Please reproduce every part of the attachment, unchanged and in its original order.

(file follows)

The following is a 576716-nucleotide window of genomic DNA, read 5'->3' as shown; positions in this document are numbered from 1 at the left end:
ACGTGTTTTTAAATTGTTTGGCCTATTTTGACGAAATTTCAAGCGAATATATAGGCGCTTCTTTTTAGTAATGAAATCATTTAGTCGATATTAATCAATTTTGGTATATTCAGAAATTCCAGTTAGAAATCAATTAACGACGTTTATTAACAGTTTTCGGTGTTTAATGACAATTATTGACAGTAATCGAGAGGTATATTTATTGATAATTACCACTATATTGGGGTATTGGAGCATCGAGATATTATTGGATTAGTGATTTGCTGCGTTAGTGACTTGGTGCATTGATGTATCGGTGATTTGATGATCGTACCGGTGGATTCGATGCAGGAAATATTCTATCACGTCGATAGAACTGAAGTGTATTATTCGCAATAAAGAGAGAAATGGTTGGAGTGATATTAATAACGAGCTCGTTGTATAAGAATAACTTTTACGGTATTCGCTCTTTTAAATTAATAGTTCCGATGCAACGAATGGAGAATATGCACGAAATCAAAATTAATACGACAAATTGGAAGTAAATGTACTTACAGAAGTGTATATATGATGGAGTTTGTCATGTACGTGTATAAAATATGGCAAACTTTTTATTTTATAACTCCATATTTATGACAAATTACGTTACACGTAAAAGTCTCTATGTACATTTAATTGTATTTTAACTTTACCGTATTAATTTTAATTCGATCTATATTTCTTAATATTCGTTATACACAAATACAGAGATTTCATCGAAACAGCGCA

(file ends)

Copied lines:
The following is a 576716-nucleotide window of genomic DNA, read 5'->3' as shown; positions in this document are numbered from 1 at the left end:
ACGTGTTTTTAAATTGTTTGGCCTATTTTGACGAAATTTCAAGCGAATATATAGGCGCTTCTTTTTAGTAATGAAATCATTTAGTCGATATTAATCAATTTTGGTATATTCAGAAATTCCAGTTAGAAATCAATTAACGACGTTTATTAACAGTTTTCGGTGTTTAATGACAATTATTGACAGTAATCGAGAGGTATATTTATTGATAATTACCACTATATTGGGGTATTGGAGCATCGAGATATTATTGGATTAGTGATTTGCTGCGTTAGTGACTTGGTGCATTGATGTATCGGTGATTTGATGATCGTACCGGTGGATTCGATGCAGGAAATATTCTATCACGTCGATAGAACTGAAGTGTATTATTCGCAATAAAGAGAGAAATGGTTGGAGTGATATTAATAACGAGCTCGTTGTATAAGAATAACTTTTACGGTATTCGCTCTTTTAAATTAATAGTTCCGATGCAACGAATGGAGAATATGCACGAAATCAAAATTAATACGACAAATTGGAAGTAAATGTACTTACAGAAGTGTATATATGATGGAGTTTGTCATGTACGTGTATAAAATATGGCAAACTTTTTATTTTATAACTCCATATTTATGACAAATTACGTTACACGTAAAAGTCTCTATGTACATTTAATTGTATTTTAACTTTACCGTATTAATTTTAATTCGATCTATATTTCTTAATATTCGTTATACACAAATACAGAGATTTCATCGAAACAGCGCA